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Funding interfaith projects is a difficult challenge

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"Relishing fundraising may be the rarest character trait of all among faith-based and interfaith leadership groups." So writes the Rev. Paul Chaffee in his editorial introduction to the most recent issue of "The Interfaith Observer (TIO) " that is devoted to the challenges of finding funding for interreligious efforts at education, advocacy and service.

The issue is not unique to interfaith work. A vintage cartoon that I kept under the blotter on my desk for many years showed Moses standing in the desert, holding the two tablets of the Ten Commandments. He is looking to the sky and asking, "But what about funding?" The resources for supporting community efforts is often hard to come by.

Articles in the journal include an introduction to the work of Lynne Twist, author of the 2003 book, The Soul of Money: Reclaiming the Wealth of Our Inner Resources. Twist's book invites the reader to reflect on their attitudes toward money, and how to move from a feeling of scarcity to a sense of abundance. Lynne Twist was interviewed by Rev. Charles Gibbs of the United Religions Initiative in 2011, and the video can be found here.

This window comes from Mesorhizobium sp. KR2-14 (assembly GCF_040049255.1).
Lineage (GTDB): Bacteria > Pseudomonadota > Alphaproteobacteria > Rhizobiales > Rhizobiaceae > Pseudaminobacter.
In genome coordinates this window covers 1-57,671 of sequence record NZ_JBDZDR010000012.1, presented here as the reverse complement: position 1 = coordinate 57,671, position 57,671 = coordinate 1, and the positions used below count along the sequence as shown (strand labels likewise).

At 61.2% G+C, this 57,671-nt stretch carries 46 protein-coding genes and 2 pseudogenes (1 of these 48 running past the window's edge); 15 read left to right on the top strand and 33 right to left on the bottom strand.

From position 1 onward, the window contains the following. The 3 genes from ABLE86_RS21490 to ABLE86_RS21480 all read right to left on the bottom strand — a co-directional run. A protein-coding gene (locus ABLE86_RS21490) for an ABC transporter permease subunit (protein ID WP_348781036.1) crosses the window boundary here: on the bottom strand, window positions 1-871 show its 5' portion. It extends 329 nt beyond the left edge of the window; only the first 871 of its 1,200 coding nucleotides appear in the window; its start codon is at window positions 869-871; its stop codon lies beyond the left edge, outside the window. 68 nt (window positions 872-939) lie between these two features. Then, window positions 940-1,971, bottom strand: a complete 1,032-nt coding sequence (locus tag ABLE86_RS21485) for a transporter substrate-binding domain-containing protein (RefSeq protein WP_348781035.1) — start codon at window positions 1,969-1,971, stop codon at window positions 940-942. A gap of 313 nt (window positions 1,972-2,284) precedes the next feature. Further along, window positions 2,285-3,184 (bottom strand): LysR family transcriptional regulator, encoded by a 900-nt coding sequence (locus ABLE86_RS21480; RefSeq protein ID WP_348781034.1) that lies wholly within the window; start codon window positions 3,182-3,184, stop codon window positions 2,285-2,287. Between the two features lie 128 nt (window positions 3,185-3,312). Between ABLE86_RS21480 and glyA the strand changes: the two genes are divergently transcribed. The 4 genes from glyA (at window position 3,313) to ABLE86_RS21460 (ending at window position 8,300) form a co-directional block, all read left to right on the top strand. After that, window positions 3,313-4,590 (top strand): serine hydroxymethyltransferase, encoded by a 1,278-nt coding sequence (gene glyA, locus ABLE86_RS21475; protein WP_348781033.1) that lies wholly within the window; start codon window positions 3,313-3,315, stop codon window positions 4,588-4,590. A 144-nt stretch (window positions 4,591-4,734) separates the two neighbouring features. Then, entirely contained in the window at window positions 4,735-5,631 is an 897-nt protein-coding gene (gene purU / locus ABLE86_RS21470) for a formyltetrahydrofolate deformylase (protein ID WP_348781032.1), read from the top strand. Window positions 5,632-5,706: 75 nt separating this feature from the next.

Bud Heckman, advisor to Religions for Peace USA, weighs in with some of the challenges facing interfaith efforts, while J. Andreas Hipple brings his perspective as a Senior Advisor to the GHR Foundation to explain what foundations are looking for in fundable programs and projects.

A "Lean Startup" approach that requires less funding overall? Funding interfaith work on a global scale? Offering books or even "Golden Rule" license plates? Finding donors that include individuals, congregations, denominations, foundations, and faith-based service organizations? These are just some of the experiences and challenges described in the issue. Anyone working in multi-faith contexts who has wondered about how to find financial support will benefit from this month's issue.

TIO is an independent monthly online journal devoted to investigating the interfaith movement worldwide and lifting up stories of action, collaboration, and relationship-building. Contributors to TIO include over 200 local activists, thinkers, and organizers committed to interfaith cooperation. (Full disclosure: I am a contributor to TIO).

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